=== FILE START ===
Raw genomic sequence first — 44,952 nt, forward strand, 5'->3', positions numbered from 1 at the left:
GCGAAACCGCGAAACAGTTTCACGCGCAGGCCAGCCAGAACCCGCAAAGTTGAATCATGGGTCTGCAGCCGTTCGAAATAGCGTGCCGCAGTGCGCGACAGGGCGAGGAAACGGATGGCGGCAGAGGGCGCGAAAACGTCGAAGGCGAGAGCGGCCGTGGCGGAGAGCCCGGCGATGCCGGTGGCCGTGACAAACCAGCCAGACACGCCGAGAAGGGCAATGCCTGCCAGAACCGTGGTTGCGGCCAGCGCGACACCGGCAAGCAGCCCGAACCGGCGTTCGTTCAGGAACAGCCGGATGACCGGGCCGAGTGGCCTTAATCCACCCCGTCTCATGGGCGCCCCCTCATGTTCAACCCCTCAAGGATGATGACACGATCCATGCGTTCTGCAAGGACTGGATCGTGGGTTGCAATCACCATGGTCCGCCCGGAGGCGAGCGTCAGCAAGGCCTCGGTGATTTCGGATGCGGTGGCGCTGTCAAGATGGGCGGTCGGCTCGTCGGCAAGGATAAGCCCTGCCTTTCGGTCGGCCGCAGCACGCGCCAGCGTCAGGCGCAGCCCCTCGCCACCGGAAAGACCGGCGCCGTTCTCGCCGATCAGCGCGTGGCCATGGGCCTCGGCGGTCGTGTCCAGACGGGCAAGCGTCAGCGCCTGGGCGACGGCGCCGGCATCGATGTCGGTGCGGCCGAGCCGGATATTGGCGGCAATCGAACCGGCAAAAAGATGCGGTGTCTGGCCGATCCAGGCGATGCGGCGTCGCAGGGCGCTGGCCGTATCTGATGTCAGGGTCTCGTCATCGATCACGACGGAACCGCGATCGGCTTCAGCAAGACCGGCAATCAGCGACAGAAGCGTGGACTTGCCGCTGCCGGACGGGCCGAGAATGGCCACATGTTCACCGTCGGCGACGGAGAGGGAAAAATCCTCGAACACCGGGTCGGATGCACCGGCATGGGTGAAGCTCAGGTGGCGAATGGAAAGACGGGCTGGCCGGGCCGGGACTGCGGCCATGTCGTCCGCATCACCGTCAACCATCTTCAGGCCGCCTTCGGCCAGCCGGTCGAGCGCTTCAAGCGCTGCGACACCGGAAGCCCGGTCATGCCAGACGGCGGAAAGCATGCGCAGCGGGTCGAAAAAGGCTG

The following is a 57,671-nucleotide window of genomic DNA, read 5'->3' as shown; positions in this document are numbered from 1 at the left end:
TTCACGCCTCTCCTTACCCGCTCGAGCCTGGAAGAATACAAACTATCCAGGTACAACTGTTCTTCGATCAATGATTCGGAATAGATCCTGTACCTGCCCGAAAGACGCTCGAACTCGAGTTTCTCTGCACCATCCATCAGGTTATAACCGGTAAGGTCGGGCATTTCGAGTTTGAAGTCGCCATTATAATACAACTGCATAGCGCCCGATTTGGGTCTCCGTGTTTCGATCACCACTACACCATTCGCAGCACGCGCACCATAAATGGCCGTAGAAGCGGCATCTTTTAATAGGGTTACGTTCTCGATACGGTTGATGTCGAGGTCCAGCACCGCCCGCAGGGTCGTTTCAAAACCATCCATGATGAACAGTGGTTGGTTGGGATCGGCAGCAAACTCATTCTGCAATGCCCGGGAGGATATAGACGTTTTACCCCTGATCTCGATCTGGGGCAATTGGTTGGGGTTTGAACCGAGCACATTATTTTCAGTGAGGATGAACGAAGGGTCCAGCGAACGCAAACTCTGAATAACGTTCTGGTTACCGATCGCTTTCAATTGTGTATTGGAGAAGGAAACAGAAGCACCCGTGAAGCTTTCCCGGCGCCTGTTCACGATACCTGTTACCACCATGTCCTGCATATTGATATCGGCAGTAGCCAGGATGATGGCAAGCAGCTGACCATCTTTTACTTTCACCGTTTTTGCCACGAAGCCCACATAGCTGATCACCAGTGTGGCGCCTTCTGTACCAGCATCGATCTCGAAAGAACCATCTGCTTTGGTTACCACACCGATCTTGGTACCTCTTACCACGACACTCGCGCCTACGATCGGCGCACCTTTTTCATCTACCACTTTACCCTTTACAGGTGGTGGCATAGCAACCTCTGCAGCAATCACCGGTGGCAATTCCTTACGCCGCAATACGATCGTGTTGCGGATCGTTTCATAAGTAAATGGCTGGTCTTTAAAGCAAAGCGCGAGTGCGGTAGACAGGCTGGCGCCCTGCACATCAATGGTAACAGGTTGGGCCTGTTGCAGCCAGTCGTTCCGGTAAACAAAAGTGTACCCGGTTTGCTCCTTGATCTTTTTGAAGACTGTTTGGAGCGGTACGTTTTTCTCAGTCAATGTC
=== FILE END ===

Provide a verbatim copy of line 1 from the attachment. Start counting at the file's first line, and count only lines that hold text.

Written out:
Raw genomic sequence first — 44,952 nt, forward strand, 5'->3', positions numbered from 1 at the left: